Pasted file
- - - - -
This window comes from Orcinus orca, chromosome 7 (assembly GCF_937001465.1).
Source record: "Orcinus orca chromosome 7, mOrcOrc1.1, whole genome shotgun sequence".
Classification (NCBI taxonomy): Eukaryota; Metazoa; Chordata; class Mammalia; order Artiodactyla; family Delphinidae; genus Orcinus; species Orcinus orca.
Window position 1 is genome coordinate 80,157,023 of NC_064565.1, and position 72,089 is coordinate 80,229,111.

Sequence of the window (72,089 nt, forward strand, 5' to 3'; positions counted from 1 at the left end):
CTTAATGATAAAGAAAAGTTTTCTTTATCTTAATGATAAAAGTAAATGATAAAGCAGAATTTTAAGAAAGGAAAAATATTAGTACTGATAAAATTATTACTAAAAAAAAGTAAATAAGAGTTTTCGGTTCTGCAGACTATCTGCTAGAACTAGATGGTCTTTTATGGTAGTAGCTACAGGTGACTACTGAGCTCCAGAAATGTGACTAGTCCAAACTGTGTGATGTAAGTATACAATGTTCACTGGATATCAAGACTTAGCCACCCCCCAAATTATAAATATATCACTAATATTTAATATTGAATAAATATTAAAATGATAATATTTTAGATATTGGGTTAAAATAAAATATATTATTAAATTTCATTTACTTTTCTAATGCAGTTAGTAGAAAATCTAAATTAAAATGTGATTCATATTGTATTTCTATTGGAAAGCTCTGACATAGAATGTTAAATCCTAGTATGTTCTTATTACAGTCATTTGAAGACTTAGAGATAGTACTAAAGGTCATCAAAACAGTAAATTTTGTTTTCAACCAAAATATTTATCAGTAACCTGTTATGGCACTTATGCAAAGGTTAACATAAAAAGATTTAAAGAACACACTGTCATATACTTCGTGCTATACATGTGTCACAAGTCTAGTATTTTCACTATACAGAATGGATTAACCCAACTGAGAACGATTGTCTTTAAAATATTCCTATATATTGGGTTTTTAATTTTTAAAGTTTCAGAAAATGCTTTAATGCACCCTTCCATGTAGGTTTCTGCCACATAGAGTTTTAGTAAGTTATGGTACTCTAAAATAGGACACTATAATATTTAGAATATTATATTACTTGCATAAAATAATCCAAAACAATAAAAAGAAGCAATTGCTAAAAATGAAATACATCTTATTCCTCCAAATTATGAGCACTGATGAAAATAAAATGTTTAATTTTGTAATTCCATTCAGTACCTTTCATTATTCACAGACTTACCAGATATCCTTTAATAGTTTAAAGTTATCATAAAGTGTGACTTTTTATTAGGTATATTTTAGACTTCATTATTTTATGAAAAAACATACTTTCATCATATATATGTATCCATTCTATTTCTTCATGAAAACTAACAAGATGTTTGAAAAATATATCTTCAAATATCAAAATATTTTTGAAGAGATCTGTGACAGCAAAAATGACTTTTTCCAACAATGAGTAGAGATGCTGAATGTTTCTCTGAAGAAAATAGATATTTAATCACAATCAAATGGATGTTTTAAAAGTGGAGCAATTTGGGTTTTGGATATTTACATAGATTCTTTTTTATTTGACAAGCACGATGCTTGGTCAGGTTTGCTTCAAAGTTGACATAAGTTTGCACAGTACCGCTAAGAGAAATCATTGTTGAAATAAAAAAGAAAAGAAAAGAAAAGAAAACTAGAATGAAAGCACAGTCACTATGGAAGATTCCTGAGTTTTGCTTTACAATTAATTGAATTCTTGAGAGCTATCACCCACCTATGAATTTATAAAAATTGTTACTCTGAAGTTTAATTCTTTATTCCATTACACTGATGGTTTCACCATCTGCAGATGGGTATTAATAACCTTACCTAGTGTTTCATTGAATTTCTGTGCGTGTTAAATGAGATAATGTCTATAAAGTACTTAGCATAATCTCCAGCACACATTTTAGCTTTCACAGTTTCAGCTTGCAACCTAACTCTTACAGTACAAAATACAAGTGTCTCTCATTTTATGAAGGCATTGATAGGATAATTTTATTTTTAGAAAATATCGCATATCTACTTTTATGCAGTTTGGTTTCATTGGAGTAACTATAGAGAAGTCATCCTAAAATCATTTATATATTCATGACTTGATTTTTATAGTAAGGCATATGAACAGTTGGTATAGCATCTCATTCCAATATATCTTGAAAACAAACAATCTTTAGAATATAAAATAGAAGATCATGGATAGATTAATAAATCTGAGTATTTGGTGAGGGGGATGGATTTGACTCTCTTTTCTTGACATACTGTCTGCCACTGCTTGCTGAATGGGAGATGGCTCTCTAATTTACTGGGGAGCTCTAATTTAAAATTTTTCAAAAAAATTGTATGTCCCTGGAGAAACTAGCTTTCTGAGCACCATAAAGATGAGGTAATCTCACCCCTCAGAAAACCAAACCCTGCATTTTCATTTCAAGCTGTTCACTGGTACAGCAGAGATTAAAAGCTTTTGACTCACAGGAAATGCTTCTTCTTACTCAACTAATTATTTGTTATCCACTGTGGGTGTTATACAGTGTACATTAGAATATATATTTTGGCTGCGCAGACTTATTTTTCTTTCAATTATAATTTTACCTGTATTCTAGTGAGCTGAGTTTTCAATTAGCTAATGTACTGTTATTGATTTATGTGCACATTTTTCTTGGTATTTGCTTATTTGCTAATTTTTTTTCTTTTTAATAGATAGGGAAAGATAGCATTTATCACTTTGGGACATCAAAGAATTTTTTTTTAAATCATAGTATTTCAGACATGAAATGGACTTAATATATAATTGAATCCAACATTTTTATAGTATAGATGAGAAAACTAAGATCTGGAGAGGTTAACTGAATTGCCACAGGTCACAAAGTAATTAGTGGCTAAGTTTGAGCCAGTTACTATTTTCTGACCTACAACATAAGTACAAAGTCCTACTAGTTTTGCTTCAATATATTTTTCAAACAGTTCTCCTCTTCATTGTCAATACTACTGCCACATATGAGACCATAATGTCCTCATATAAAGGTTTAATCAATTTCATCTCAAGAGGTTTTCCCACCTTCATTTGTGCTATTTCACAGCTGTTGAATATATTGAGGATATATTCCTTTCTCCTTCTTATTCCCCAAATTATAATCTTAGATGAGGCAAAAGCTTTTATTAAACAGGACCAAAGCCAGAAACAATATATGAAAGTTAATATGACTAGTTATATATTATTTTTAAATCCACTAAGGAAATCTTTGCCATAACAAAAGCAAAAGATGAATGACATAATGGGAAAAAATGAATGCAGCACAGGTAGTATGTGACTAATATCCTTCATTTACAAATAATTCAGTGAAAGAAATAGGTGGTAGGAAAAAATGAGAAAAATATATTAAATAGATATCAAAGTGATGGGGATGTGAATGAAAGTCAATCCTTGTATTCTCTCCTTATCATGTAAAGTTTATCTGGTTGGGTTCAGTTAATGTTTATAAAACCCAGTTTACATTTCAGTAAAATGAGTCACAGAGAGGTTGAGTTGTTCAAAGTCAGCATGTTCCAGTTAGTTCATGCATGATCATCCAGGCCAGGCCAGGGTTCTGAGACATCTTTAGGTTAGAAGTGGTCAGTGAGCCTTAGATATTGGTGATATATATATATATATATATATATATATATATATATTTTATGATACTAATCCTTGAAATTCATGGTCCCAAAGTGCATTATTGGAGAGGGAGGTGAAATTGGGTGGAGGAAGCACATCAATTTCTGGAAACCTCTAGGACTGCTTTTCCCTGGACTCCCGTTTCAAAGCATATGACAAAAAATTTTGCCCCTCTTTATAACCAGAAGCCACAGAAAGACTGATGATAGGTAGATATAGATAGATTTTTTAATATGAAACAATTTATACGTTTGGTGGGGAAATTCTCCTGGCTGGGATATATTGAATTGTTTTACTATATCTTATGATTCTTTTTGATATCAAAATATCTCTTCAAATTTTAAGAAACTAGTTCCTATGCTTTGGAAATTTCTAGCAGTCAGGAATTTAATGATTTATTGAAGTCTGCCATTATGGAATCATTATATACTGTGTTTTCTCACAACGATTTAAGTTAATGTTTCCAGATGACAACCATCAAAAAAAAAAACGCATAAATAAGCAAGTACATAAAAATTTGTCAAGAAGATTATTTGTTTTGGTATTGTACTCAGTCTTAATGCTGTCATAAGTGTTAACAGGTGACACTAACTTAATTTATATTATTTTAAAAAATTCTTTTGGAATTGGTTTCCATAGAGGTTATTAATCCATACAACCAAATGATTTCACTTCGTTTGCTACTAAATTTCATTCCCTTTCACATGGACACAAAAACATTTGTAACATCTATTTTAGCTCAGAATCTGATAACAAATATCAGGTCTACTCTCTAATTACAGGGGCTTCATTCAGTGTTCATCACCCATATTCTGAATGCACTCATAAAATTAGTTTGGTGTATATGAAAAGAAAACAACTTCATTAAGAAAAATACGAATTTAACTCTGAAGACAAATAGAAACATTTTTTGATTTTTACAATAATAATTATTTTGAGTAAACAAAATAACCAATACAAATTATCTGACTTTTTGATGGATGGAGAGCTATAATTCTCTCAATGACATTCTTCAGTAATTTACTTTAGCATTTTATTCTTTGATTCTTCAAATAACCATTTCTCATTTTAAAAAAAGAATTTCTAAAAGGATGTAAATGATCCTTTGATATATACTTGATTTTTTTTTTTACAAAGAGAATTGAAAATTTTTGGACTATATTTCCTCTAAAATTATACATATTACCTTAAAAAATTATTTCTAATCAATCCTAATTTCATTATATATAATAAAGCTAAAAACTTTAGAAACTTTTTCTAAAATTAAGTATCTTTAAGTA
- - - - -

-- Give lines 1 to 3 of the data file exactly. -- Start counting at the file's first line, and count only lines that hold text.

This window comes from Orcinus orca, chromosome 7 (assembly GCF_937001465.1).
Source record: "Orcinus orca chromosome 7, mOrcOrc1.1, whole genome shotgun sequence".
Classification (NCBI taxonomy): Eukaryota; Metazoa; Chordata; class Mammalia; order Artiodactyla; family Delphinidae; genus Orcinus; species Orcinus orca.